When I questioned “Comprehensible Input” though I was meaning that there is so much more than the vocab. For Korean (as example) I’ve now accumulated more than 70 things which can attach/transform/modify verbs to impart additional information. From indicating the verb is being recalled, quoted, intended to be done through to adding a nuance of uncertainty.

Not to mention all the expressions and phrases for which the whole is either greater or completely different to the sum of the parts so to speak.

At any rate I am not disagreeing at all with you - what you say makes a lot of sense.

@evgueny40 and @Yutaka:

Thank you for your comments too! I appreciate your insights.

There are two things that I’m unsure I entirely understand about Krashens point of view:

  1. He asserts that everyone learns language in the same way - that the brain acquires language in the same way for everyone. I think what he is saying is that the exact same kind of comprehensible input would work for everyone.

  2. He claims that practicing output through initial learning is not necessary. The way I think he means it is that if output were a mountain to be climbed, that the mountain gets smaller and smaller with volume of comprehensible input. Steve makes this claim too in a video about fluency in 5 days (if I recall! its been a long while since I watched it). The claim here is that the mountain can eventually be reduced to a small hill - that with sufficient input, free-flowing comprehensible output comes with astonishingly little effort.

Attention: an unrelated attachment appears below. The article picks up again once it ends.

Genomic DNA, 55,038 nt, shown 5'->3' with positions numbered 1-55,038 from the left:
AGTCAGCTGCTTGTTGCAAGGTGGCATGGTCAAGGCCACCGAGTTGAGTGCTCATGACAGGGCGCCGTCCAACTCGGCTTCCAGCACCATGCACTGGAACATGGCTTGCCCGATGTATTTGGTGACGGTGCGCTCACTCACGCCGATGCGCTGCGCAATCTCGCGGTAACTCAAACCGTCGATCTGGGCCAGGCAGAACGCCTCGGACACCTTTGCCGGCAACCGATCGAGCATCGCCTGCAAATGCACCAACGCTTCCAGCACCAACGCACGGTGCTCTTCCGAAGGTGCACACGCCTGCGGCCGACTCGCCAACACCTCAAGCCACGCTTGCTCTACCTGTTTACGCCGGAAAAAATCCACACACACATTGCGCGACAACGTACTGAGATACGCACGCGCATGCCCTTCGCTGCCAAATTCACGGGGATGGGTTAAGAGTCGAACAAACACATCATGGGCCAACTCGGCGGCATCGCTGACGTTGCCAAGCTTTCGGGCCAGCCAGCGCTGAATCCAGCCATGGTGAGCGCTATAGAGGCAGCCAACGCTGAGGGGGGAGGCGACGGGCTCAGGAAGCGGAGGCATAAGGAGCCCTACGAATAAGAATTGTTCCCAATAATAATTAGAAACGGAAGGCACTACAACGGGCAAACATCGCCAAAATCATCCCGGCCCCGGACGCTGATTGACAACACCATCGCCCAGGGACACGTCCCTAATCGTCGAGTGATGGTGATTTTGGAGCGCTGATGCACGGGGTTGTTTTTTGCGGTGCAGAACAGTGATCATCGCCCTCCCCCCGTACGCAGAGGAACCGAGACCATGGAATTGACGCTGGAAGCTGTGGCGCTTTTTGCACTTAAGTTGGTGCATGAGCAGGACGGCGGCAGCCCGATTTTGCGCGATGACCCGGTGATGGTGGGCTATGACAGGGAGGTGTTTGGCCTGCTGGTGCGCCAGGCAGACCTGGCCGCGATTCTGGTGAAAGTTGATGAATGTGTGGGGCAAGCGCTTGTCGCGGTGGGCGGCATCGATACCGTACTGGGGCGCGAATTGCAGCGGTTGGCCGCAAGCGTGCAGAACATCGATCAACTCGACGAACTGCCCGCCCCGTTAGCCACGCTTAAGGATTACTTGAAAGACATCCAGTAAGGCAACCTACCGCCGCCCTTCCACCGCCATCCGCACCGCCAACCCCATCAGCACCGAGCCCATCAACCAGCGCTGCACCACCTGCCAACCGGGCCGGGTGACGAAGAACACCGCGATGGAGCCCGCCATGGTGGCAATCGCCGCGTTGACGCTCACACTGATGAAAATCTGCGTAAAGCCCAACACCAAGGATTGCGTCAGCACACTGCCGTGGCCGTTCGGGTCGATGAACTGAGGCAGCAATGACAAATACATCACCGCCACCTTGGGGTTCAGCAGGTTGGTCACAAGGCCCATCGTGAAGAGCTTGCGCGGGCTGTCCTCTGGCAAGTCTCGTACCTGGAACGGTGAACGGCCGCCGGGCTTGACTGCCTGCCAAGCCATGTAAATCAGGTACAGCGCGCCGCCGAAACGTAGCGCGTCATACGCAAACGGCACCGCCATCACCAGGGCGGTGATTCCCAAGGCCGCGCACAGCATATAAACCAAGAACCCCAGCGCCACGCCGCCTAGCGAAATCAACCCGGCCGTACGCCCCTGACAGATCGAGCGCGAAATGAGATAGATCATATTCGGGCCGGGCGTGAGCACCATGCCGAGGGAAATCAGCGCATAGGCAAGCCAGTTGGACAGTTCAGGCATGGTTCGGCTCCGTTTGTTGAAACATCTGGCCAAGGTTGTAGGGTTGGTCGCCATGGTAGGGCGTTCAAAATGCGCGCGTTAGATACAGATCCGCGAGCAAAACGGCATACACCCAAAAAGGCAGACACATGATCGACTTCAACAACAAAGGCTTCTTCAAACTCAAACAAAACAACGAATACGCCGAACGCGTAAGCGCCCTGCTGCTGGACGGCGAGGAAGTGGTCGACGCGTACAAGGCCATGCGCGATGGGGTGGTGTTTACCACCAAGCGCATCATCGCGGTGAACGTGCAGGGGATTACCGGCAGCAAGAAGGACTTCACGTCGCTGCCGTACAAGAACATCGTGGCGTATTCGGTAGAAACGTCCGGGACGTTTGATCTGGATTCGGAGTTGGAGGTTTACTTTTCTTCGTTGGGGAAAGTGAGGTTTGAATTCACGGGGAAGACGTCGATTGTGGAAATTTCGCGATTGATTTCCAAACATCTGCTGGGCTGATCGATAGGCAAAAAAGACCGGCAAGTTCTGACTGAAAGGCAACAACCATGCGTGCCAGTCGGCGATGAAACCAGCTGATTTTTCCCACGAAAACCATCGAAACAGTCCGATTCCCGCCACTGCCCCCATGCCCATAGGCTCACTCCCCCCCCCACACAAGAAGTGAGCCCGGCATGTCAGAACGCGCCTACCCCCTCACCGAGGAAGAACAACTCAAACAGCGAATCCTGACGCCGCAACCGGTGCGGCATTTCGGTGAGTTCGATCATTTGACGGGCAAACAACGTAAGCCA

These two claims seem to run counter to what the multitude (perhaps the majority?) of linguists and language teachers are saying.

Do I misunderstand Krashen (and Steve since he has also made these two claims in his videos) on how I interpret these claims? I’d like very much for these claims to be true but they seem quite audacious.

So I mentioned Steve, alongside Krashen there. I decided this morning I should look up the video(s) in which I recall him speaking on these topics to be sure I am not putting words in his mouth.

And to some extent I am. Here is the main video I recall:

He has done others on the topic, two of which are these:

So now that I have rewatched them, it would appear that what he is saying is:

(5 day to fluency ‘series’)

  • practice output alongside reading/writing until you feel you can make a go of 5 day immersion
  • then do the 5 day immersion and the promise is you’ll at least make a significant breakthrough in your target language

(Other video)

  • speaking is difficult. it will require a lot of practice and there is no way around it other than practice.

To a certain extent it feels slightly contradictory but I guess the premise for the ‘5 day fluency’ was that there would also be sufficient output practice. So it is preceded by many hours of talking to a tutor. Additionally the promise is somewhere between ‘a major breakthrough’ and ‘participating in everyday conversation comfortably’ (this I would feel is a fine goal).

So really for me it’s what I originally felt would be the case: that Korean is going to be a very tough slog, and that mountain of being able to speak is not going away so the sooner I start climbing it, the better.